Local authorities in the northern province of Lang Son have been forced to tighten control over the trading of red-claw crayfish in order to prevent an invasion of the species into the locality.
Red-claw crayfish is not among the list of aquaculture species eligible for trade in Vietnam.
Currently, several websites in Lang Son province are offering crayfish for sell, despite the fact that the fish is not among the list of aquaculture species eligible for trade in Vietnam.
Crayfish are sold at a price between VND250,000 and VND500,000 per kilo depending on their size. The import of the product from China has recently captured great attention from local residents.
According to the Ministry of Agriculture and Rural Development, the fish are considered to be an invasive, alien animal in Vietnam, which could do damage to the country’s agricultural industry.
Chu Nguyen Thach, director of the Animal Quarantine Branch of Lang Son, said that in order to protect the environment and avoid the negative impact of agricultural production, relevant agencies in Lang Son have strengthened their inspection and prevention of trading and importing of crayfish through border areas.
Management agencies at border gates have been ordered to tighten their control in a bid to prevent the further infiltration of the species into the local market and to co-ordinate efforts with the provincial market management department in order to monitor sites which offer the fish for sell online.
A representative from Lang Son’s Market Management Department noted that relevant agencies have encountered difficulties in controlling the species as the majority of transactions take place online.
Hanoi-Lao Cai highway to halt transportation of pigs from ASF infected areas
The northern province of Lao Cai People’s Committee has requested localities in the region cease their transportation of pigs from areas affected by the African swine fever (ASF) outbreak and asked the Vietnam Expressway Corporation to co-operate in enforcing tight controls on the Noi Bai-Lao Cai highway.
Accordingly, the provincial People’s Committee has asked localities and agencies to mobilise all necessary resources in order to prevent the further spreading of the epidemic.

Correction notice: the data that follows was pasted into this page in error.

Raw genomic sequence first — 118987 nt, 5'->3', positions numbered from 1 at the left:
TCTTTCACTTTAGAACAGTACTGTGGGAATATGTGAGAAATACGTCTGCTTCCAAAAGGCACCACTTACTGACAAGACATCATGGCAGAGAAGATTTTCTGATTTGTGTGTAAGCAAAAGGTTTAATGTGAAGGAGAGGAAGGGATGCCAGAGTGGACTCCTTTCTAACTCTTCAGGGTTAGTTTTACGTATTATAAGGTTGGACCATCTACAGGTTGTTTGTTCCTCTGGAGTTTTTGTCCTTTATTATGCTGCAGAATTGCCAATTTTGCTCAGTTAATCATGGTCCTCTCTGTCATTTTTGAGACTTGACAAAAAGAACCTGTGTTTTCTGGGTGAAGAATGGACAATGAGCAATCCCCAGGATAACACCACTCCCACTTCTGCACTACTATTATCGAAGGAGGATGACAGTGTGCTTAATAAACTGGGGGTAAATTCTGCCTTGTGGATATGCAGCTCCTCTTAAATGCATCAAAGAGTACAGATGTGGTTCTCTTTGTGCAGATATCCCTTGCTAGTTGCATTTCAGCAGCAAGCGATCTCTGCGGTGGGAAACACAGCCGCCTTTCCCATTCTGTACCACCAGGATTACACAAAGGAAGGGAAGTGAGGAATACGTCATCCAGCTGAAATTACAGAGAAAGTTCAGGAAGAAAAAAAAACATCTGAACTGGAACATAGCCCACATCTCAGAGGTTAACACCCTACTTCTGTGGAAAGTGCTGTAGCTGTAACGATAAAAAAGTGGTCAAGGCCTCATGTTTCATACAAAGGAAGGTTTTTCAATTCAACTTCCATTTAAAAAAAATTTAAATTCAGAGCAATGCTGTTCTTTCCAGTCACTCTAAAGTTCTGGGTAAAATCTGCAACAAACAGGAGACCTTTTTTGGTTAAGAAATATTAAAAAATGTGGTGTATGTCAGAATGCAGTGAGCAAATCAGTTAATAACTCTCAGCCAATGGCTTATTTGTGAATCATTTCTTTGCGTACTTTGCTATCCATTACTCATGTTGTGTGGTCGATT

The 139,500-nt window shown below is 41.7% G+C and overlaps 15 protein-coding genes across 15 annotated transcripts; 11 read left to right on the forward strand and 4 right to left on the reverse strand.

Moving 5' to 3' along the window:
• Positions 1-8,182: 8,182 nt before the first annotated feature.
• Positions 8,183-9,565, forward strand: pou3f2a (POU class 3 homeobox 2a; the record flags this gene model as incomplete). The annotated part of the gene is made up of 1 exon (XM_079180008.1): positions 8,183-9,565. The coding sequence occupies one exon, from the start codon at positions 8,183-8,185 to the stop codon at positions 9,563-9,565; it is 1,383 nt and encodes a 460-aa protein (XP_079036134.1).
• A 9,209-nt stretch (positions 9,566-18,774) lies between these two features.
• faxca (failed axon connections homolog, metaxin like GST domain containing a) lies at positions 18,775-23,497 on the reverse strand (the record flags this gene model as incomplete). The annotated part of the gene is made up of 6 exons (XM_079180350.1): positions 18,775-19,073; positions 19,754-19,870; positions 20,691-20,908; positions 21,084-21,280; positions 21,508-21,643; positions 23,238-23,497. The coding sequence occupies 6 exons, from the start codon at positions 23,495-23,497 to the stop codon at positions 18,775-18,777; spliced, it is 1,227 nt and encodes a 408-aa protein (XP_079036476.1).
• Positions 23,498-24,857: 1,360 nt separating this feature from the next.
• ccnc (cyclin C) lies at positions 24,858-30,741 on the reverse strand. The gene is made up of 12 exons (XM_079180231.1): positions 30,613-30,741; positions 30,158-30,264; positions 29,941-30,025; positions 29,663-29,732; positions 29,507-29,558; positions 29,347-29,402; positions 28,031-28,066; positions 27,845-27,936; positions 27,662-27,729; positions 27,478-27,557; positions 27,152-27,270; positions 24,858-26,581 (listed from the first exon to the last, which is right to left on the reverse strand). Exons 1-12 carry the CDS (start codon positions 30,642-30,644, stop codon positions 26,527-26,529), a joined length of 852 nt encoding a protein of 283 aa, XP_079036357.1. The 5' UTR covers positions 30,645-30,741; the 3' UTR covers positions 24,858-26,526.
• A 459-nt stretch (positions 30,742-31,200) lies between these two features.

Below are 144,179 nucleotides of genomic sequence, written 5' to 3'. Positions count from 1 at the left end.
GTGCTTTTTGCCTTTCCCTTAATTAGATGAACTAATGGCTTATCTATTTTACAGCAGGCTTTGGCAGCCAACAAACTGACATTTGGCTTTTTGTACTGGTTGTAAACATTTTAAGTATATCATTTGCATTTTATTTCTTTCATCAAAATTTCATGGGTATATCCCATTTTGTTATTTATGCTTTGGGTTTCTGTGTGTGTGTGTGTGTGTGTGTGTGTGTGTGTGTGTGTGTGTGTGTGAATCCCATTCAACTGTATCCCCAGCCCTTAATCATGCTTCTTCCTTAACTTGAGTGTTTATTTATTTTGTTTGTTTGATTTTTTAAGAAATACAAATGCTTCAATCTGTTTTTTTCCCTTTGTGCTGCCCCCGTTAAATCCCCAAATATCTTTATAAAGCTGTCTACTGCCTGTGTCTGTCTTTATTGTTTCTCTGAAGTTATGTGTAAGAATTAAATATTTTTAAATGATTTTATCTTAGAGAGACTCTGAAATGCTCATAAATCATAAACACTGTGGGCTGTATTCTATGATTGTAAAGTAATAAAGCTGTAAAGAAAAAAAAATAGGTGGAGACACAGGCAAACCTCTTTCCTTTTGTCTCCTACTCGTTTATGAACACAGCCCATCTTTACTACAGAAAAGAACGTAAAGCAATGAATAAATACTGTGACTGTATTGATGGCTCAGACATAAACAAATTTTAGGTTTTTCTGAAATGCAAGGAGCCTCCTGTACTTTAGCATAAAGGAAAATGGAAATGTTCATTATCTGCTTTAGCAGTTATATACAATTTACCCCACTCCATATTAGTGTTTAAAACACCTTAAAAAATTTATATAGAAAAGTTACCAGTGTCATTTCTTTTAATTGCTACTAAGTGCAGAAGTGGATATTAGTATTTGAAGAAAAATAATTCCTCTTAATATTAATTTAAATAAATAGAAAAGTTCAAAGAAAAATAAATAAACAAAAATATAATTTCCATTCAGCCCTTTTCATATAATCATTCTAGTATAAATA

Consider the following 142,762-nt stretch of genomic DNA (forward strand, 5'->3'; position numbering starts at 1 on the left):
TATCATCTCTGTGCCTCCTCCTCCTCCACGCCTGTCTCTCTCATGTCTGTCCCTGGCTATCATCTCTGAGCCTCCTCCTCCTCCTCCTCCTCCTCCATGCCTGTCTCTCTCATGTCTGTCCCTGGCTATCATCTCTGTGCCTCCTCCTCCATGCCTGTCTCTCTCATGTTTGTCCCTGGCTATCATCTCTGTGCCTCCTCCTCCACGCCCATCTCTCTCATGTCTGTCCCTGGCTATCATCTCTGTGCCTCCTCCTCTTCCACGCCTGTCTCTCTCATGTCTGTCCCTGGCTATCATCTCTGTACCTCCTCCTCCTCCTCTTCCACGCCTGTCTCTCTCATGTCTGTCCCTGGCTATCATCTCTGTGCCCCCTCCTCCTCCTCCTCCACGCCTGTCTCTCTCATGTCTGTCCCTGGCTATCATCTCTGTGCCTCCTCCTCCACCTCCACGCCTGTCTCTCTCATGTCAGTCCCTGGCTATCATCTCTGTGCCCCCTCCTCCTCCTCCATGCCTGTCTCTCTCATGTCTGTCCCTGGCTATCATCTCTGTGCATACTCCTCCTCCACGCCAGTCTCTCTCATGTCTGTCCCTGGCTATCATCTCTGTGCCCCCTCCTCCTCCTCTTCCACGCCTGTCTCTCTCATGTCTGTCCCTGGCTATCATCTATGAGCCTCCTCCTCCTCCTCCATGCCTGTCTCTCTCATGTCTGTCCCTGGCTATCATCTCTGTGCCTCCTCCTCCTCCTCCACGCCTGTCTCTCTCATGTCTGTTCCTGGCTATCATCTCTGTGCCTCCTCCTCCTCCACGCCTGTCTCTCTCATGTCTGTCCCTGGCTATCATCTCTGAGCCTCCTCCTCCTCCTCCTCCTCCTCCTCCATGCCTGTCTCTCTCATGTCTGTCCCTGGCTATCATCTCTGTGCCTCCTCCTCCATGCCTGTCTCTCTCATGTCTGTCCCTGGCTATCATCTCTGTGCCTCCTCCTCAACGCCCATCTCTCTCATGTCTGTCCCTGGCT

At national highways and major routes across the province, nearly 20 quarantine checkpoints have been established in a bid to closely monitor the vehicles that pass through the region.
The animal husbandry and veterinary branch under the provincial department of Agriculture and Rural Development said that the ASF epidemic was reported in 35 households in five hamlets in the communes of Ban Lau and Lung Vai in Muong Khuong district between May 11 and May 19. A total of 310 infected pigs have also been culled so far.
In addition, veterinary workers were also forced to cull seven dead pigs out of a group of 32 at pig-farming households in Bao Yen district as results taken from the pig farm tested positive for the ASF virus.
According to a report by the provincial animal husbandry and veterinary branch, veterinary workers have culled a total of 363 infected pigs from 37 households across four communes in the districts of Muong Khuong, Bao Thang, and Bao Yen, as of May 19.
The epidemic in the region has been attributed to the trading and transportation of pigs, pork products, and cattle feed by local residents from other localities into the province.
Meanwhile, Phu Tho province has destroyed 72 tons of pigs that have been infected by the ASF virus.
The Ha Hoa district People’s Committee has also declared an ASF epidemic in the communes of Vinh Chan and Mai Tung.
Veterinary workers in the locality were forced to cull 1,058 infected pigs while 25 sick pigs in the districts of Phu Ninh and Doan Hung have also been strictly monitored.
To cope with the complicated nature of the development of the ASF virus, the proivnce has set up 15 mobile inspection teams and six quarantine stations at provincial and district levels on major transport routes and the Noi Bai-Lao Cai highway route.
277 inspection teams and 17 quarantine checkpoints at commune levels have also been set up to monitor the transportation, slaughter, and trading of pigs in the region.